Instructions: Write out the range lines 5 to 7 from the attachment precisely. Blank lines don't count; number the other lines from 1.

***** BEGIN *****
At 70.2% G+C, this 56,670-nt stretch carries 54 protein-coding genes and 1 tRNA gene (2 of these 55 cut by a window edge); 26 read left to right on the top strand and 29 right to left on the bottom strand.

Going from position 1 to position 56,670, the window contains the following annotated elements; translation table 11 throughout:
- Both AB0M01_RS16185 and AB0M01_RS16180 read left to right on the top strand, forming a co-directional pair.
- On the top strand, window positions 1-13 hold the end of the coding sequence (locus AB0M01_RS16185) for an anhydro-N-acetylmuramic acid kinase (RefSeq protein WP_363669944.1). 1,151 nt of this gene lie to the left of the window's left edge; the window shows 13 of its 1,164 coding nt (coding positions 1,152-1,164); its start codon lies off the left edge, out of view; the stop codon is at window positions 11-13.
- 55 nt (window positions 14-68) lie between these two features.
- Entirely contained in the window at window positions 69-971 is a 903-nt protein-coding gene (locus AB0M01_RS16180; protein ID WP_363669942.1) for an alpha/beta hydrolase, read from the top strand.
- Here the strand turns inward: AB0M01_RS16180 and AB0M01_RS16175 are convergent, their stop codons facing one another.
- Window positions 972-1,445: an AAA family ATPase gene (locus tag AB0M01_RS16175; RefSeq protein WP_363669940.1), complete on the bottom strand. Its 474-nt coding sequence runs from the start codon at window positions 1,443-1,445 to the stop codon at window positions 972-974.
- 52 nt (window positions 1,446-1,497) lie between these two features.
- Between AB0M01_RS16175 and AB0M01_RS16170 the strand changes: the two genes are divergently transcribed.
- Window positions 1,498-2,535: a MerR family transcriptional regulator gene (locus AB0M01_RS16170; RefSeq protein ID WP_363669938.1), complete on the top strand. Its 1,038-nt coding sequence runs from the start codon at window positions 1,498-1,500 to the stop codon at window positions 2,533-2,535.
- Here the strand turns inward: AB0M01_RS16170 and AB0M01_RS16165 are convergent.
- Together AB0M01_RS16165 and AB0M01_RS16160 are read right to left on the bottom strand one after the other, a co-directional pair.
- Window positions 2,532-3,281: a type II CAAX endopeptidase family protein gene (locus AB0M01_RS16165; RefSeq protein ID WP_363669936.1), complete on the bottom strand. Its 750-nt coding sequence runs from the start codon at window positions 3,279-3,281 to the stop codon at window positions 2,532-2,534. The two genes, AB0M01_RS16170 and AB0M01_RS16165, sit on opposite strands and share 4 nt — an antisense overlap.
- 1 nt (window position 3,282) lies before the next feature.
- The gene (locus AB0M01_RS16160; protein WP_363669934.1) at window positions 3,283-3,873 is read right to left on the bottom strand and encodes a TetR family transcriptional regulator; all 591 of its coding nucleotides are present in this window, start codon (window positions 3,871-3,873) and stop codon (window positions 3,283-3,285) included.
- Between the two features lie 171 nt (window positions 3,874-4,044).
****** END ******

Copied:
- 55 nt (window positions 14-68) lie between these two features.
- Entirely contained in the window at window positions 69-971 is a 903-nt protein-coding gene (locus AB0M01_RS16180; protein ID WP_363669942.1) for an alpha/beta hydrolase, read from the top strand.
- Here the strand turns inward: AB0M01_RS16180 and AB0M01_RS16175 are convergent, their stop codons facing one another.